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There’s Always Room: On Being an African-American Ambassador

Jessica Honegger: On this day in 2015, my family joined friends – black and white – and marched in the Austin Martin Luther King Day parade. This was a first for me. But when our family welcomed our son Jack home from Rwanda, we entered into a journey of intentionally pursuing diversity.

As the Founder and Co-CEO of Noonday Collection, I am passionate about creating a community where all women – no matter where they were born or the color of their skin – feel connected and empowered. And so I am honored to introduce a series of posts on Flourish that will talk about how we can become bridge builders. This year, I want to be brave and I want to challenge you join me.

The first post is from Osheta Moore, a Noonday Collection Ambassador who lives in California. When Osheta joined our community two years ago, she was one of the first African-American Ambassadors.

There’s something that I do in social situations that’s almost instinctual. It doesn’t matter if it’s a party at a friend’s house or a podcast I want to listen to – because I’m a black women raising brown children, I pay close attention to diversity and racial sensitivity.

When I’m deciding on a youth group for my kids, I follow the church’s Instagram feed to make sure there are pictures of kids of color learning, playing and just being goofy with white kids. If I’m checking out a women’s conference to attend, I search the speaker line-up to see if women of color have a voice. When I’m deciding on an organization to volunteer with, I look to see if the only pictures of black women on the organization’s website are of vulnerable women in need of service.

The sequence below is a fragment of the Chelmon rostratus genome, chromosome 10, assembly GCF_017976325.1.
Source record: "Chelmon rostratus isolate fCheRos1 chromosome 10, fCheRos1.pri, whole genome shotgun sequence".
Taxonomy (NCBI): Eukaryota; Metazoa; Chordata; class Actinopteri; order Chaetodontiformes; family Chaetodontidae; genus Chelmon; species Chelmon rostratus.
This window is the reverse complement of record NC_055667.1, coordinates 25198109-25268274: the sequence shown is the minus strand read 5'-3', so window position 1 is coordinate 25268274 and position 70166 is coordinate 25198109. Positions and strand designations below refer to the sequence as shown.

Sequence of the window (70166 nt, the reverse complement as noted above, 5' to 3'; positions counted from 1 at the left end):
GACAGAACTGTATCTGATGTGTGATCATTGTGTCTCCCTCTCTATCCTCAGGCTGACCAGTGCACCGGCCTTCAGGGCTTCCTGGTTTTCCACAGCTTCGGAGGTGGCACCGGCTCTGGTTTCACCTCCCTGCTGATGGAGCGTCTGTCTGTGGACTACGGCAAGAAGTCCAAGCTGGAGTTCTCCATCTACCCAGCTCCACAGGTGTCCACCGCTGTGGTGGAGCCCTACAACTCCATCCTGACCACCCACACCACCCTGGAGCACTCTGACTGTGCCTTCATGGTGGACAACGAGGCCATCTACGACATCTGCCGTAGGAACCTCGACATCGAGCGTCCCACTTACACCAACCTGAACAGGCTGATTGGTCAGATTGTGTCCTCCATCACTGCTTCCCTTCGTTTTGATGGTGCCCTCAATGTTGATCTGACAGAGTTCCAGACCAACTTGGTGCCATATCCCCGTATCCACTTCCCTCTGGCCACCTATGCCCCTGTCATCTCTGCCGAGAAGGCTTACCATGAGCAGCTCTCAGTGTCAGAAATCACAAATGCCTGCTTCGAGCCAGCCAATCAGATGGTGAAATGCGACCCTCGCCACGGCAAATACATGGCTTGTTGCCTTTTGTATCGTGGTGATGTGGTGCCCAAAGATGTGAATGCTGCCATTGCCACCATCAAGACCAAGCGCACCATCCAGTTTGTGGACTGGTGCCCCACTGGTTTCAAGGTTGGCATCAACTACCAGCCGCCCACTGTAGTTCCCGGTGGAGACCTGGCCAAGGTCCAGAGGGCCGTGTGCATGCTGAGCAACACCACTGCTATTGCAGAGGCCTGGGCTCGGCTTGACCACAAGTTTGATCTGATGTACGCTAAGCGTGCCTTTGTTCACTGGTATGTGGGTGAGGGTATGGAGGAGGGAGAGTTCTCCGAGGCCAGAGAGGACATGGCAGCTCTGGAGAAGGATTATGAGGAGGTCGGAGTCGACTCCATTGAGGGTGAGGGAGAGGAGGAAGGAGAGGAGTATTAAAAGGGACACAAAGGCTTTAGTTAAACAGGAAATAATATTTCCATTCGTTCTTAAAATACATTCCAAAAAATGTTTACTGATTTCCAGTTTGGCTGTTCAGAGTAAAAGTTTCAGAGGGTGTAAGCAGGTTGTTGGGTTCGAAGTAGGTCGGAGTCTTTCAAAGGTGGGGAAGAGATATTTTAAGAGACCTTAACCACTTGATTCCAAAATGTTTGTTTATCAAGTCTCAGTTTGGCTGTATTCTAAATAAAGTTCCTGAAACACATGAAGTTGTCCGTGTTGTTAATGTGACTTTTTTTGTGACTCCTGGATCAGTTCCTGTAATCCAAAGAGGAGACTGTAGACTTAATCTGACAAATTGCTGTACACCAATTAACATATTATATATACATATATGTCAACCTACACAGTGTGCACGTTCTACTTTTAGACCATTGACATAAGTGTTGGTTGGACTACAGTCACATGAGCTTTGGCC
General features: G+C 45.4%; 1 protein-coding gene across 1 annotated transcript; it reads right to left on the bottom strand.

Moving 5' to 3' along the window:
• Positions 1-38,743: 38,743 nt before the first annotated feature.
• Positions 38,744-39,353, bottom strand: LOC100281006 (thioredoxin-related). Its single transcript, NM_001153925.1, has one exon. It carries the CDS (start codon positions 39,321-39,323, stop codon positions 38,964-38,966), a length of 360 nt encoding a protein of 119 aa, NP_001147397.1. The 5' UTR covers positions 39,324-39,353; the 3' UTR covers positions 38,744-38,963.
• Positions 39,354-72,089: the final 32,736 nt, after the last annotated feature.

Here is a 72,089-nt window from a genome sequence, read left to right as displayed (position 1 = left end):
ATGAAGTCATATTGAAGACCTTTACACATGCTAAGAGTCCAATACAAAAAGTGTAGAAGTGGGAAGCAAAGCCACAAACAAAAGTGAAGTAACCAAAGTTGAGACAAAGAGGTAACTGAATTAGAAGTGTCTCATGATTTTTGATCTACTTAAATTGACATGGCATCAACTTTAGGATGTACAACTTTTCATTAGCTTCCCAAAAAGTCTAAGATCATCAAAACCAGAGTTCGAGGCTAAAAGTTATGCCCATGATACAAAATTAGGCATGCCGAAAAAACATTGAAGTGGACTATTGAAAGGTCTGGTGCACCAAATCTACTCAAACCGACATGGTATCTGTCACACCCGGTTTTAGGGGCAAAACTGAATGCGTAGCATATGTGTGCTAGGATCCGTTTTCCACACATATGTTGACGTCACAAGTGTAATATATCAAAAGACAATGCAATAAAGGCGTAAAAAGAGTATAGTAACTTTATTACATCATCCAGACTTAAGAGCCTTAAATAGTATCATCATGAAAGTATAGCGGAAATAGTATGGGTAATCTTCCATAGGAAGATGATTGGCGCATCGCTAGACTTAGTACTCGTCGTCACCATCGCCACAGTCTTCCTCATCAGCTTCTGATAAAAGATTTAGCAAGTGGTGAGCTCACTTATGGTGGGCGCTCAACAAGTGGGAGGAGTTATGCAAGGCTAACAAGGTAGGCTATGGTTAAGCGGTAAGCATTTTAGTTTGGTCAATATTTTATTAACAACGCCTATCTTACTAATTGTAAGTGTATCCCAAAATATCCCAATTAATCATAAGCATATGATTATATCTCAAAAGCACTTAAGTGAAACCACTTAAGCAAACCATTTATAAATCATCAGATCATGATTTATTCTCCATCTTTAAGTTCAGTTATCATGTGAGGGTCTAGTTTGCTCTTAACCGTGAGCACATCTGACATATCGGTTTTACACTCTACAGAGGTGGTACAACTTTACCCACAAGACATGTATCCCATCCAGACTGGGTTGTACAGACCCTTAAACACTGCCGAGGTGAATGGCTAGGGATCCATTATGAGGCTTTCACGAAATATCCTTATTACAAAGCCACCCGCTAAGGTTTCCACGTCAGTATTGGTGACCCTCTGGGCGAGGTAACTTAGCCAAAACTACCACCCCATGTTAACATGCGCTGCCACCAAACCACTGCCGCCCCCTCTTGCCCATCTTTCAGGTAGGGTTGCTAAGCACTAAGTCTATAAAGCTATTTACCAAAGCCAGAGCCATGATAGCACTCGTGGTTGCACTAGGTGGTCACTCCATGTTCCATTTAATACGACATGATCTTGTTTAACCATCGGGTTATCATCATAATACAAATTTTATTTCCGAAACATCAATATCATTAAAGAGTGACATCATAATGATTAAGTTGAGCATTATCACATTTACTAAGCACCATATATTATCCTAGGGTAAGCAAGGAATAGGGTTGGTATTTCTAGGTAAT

Two years ago when I first thought about becoming a Noonday Ambassador, I began to pay attention to the diversity on the Noonday website. The big question for me was, is there room at the Noonday table for me, a black woman who loves justice – both for the vulnerable African-American woman and for the oppressed Ethiopian woman?

Initially I was worried. I couldn’t find many Ambassadors of color. I wasn’t sure about joining a community where I would be one of the few African-American Ambassadors. While I am comfortable with white women and I’m married to a white man, in almost every social situation I find myself in, I’m the only black person in the room.

Being “the only” often feels lonely. Even though I loved Noonday’s mission, I didn’t know if I had it in me to be one of the only women of color in the Ambassador community. Initially I was afraid that I might not fit in because of the color of my skin, but I couldn’t get Noonday off my heart.

On being an African-American Ambassador

“Babes,” I whispered to my husband one night as we lay in bed, “I can’t stop thinking about Noonday.”

He fluffed his pillow and turned to me. “Then become an Ambassador.”

“It’s not that simple,” I said.

“No, it’s not simple, but justice is never simple,” he whispered. “Do you believe in Noonday’s mission?”

I nodded. I knew he didn’t need to hear me say yes.

He stretched his arm out to pull me into his side. “Then Babes, go with your gut. Noonday is attracting you, a woman who loves racial unity and wholeness. I think you’ll find more women like yourself when you join.”